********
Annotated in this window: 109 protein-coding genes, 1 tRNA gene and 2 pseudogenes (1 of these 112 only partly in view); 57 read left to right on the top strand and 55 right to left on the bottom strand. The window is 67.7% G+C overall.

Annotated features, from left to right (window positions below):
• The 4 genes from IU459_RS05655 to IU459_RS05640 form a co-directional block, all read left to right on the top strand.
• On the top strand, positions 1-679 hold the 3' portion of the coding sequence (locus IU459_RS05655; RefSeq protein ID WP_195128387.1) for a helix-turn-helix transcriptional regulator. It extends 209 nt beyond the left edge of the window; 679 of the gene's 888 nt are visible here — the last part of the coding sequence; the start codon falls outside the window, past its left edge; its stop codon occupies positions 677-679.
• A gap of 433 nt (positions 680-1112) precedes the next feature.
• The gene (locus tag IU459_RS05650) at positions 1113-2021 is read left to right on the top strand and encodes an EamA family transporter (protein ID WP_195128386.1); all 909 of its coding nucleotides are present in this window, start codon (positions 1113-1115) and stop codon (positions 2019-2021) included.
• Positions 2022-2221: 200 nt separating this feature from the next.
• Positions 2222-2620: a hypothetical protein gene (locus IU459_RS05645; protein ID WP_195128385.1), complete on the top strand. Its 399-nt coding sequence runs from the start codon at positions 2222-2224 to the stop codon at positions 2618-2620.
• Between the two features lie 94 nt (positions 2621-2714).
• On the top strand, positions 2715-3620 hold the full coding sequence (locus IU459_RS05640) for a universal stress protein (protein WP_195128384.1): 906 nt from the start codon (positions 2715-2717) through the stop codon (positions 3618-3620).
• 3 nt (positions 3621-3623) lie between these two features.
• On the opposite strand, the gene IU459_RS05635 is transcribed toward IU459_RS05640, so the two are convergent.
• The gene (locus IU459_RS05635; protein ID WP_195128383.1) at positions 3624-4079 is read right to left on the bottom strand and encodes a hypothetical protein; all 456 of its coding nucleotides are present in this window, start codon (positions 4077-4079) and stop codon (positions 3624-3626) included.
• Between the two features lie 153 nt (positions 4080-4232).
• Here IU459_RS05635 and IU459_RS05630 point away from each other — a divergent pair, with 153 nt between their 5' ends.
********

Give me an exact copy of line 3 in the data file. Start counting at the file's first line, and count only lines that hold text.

• The 4 genes from IU459_RS05655 to IU459_RS05640 form a co-directional block, all read left to right on the top strand.